There is a black and white sketch hanging on the paneled wall in Old Cal’s organ loft. It shows the inside of a church, row upon row of pews, with a solitary man holding Common Praise and singing his heart out.
I admired the detail and asked Old Cal where he picked it up. He admitted, somewhat reluctantly, that he had done that sketch based on an experience a few months earlier.
He said he came home one evening after a day “on the town” – a trip to a nearby Tim Horton’s where he spent two hours nurturing a coffee and an apple fritter while reading the paper.
As he entered a back entrance to the parish hall he heard the organ playing so he assumed that John, the music director, was going over his contribution for Sunday’s service. Then he heard what appeared to be a man singing. The sound seemed to bounce off the stone walls in some sort of acoustical dance with the organ. He noticed the man in the pew, all by himself, fully engaged in his singing.
“That man is a symbol of all that is right – and wrong – with the Anglican church,” Cal said as he walked over to the sketch to admire it, as if for the first time. I sat down in his guest chair, a well-worn La-z-Boy. His chair was more modest, with a firm wooden back and covered in an afghan.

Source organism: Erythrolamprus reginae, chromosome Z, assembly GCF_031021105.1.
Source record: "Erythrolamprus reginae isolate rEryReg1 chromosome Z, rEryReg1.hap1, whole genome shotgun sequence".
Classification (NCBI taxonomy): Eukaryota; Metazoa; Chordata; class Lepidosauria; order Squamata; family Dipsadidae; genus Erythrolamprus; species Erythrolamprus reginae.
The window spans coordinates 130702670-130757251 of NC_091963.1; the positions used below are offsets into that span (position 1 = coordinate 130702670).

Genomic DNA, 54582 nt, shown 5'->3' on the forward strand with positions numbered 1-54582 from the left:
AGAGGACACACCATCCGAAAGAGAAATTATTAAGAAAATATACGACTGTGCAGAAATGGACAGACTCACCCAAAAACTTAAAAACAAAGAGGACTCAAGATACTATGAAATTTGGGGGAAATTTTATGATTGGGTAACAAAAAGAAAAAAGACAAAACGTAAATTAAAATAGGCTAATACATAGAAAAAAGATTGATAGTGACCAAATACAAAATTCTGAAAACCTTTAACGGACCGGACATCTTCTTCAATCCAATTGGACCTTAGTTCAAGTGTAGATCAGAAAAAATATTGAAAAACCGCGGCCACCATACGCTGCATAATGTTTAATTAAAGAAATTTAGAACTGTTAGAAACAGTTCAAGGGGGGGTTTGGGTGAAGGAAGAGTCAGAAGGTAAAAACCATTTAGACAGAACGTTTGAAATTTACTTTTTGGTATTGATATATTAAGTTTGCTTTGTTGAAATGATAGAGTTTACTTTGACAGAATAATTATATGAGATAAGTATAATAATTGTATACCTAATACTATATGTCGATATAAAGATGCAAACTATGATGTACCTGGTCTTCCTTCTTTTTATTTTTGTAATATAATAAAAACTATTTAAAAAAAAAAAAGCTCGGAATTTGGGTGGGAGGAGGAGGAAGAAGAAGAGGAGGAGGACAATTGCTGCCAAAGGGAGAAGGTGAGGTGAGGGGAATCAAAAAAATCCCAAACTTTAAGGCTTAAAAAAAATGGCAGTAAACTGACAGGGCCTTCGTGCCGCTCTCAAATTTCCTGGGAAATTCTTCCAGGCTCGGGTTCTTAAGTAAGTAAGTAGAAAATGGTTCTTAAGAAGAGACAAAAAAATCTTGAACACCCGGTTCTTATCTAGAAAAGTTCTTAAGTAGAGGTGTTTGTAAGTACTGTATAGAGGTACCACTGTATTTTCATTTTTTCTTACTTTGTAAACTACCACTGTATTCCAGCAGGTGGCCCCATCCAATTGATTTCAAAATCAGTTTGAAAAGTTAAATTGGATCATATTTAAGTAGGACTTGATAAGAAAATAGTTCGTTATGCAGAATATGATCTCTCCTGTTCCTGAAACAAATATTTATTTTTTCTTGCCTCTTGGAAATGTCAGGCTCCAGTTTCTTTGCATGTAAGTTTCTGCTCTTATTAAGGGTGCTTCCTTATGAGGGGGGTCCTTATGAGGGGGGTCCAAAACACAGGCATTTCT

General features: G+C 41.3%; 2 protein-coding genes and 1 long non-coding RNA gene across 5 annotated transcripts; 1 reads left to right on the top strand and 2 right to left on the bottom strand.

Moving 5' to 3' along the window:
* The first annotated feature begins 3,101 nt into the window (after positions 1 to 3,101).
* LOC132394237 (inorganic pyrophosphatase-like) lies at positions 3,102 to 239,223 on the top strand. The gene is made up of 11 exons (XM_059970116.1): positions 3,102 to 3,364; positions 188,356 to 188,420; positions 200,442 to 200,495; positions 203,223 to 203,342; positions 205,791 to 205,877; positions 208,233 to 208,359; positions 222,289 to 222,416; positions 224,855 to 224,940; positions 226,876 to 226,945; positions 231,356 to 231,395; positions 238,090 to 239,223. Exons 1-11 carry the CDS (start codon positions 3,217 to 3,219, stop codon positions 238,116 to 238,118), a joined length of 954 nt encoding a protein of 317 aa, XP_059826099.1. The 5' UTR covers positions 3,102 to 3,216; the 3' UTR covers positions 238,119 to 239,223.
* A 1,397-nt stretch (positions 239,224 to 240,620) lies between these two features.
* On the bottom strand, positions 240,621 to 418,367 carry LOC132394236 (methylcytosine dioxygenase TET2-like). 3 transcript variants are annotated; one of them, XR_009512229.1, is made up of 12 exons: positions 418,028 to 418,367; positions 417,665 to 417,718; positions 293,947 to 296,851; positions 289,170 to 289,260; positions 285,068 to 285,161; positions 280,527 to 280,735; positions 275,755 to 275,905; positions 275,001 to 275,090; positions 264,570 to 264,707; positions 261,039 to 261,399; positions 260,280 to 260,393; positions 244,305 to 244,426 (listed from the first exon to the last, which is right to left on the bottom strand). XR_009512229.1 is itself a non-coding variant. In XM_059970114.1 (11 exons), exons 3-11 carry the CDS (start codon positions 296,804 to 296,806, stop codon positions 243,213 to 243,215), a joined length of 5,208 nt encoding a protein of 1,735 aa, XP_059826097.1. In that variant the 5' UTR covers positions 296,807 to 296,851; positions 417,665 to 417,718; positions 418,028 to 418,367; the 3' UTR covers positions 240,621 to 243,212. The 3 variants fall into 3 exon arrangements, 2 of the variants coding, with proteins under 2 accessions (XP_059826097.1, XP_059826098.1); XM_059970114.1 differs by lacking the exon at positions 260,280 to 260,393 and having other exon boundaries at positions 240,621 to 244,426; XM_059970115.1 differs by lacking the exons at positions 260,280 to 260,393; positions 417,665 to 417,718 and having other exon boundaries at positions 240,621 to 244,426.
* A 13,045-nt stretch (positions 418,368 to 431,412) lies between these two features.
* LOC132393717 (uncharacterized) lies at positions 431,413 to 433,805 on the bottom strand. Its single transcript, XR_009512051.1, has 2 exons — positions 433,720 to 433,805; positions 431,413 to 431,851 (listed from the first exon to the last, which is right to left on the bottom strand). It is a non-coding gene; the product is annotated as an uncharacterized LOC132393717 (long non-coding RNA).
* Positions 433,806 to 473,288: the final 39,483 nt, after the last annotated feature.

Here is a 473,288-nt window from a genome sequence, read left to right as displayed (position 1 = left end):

“Tradition, my boy,” he said. “It’s both the saviour and the downfall of Anglicanism.”
He told me that he talked to that gentleman; caught up with him as he left the church. “The man thought it was Sunday morning,” Cal chuckled. He came to church, sat in his usual spot, and it didn’t seem strange to him that there weren’t any other people around. “As long as he heard the organ, he knew he was in the right place.”
Old Cal said that Anglicans – at least, long-time ones – are creatures of habit. “They come to church out of custom and superstition. It’s as traditional as afternoon tea; which reminds me …” he said. It was indeed 3 p.m. I nodded and he put on the kettle.
Old Cal wondered out loud about how many Anglican churches there are across the country which simply maintain their buildings for those one or two or 20 who regularly and faithfully come out every Sunday.
With tea cup in hand, he sat down, stroked his beard, and said: “A church building without people is a tomb.” He then launched into a soliloquy about The Great Commission.
Keith Knight is interim editor of the Anglican Journal.